I suppose that it goes without saying that companies are required to make sure their employees know and follow the law. Does anyone really want an employer turning a blind eye to safety violations so the company can earn a few more dollars? This is particularly true when the employee is behinds the wheel of an 80,000 (or greater) pound truck.

In the trucking industry there is actually a contract between the government (and the people it represents, i.e. you and me) and the trucking company. The Contract requires the company to follow safety rules before it ever gets to put a single truck on the road.  It also requires the company to ensure all of its personnel are trained in these rules and requires all commercial drivers to follow the rules. This contract is called the Federal Motor Carrier Safety Regulations (FMCSR). 

The company must agree to adhere to the FMCSR before it can put a single truck on the road. The company in turn is required to make sure each of its drivers follows and is trained in the FMCSR. The driver is required to sign a receipt for a copy of the FMCSR to keep in his truck so he can refer to them at need. The receipt looks like this: receipt.  

The importance of these safety laws is so critical that the driver, the lowest level employee, must also become signatory to the contract between the the government and the trucking company,. The trucking company must ensure the driver is familiar with the FMCSR before he takes his first truck on the road. Failure to adhere to the safety contract, the FMCSR, by either the driver or the company, eventually results in needless death on our roads.

My friend, Ken Shigley, posted a blog on companies being required train their drivers on the FMCSR not long ago entitled "Ignorance of Trucking Rules No Excuse."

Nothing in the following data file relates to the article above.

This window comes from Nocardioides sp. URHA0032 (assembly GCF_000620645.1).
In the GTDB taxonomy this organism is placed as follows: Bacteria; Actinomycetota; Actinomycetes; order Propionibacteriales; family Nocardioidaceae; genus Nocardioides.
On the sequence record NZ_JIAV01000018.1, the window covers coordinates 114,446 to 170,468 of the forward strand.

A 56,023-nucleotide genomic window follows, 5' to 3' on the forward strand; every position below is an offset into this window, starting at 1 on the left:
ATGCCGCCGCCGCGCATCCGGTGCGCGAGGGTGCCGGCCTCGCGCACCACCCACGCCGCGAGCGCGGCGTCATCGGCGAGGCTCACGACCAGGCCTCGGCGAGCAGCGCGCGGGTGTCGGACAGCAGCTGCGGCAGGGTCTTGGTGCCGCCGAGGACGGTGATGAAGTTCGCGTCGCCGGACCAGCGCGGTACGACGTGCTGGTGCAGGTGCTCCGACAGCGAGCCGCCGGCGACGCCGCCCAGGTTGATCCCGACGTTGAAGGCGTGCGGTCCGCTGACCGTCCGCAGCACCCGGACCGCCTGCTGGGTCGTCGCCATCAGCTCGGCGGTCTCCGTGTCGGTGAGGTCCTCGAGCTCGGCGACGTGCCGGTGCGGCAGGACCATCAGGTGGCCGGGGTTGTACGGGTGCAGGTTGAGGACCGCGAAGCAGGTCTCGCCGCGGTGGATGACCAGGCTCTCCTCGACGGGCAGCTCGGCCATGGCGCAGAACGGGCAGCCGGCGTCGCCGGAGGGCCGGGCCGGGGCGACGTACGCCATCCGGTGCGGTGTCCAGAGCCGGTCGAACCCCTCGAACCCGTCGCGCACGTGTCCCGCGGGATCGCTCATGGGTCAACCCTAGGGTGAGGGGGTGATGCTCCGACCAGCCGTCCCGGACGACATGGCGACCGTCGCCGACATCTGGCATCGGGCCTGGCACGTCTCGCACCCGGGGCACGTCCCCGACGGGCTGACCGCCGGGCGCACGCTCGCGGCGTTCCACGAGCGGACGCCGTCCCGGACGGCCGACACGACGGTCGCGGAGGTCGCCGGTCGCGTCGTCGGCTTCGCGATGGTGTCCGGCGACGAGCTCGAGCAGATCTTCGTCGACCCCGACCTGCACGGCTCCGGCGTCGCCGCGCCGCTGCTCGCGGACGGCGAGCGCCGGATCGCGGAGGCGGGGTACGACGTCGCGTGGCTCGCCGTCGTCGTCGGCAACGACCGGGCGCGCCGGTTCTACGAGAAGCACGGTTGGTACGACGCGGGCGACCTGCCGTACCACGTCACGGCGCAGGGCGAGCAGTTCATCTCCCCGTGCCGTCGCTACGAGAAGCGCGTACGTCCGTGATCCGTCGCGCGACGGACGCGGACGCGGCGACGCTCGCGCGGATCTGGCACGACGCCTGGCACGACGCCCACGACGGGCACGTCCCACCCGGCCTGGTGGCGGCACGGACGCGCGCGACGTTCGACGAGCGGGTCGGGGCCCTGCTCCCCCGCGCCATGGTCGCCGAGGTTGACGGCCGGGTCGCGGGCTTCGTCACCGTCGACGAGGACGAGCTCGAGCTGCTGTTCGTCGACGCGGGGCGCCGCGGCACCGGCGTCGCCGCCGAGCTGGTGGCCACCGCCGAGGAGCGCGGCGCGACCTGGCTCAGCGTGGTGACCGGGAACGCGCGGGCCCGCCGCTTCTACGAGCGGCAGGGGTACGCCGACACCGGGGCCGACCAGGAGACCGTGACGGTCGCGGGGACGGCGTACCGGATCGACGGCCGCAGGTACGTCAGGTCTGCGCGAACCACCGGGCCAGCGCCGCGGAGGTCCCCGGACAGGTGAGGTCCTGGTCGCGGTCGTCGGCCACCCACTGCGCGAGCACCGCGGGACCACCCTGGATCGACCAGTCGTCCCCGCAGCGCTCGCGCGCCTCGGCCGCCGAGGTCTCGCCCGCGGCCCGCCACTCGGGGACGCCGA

Some of the laws that Ken points out as applicable include: 

49 C.F.R. § 390.11 requires: “Whenever . . . a duty is prescribed for a driver or a prohibition is imposed upon the driver, it shall be the duty of the motor carrier to require observance of such duty or prohibition. If the motor carrier is a driver, the driver shall likewise be bound.”

49 C.F.R. § 390.3(e) requires that "Every employer shall be knowledgeable of and comply with all
regulations contained in this subchapter which are applicable to that motor carrier’s operations."  It also states that "Every driver and employee shall be instructed regarding, and shall comply with, all applicable regulations contained in this subchapter."

49 C.F.R. § 390.5(e) requires that trucking companies must be familiar with trucking regulations and instruct their drivers, dispatchers and other employees.

49 C.F.R. § 392.1 provides: “Every motor carrier, its officers, agents, representatives, and employees responsible for the management, maintenance, operation, or driving of commercial motor vehicles, or the hiring, supervising, training, assigning, or dispatching of drivers, shall be instructed in and comply with the rules in this part.”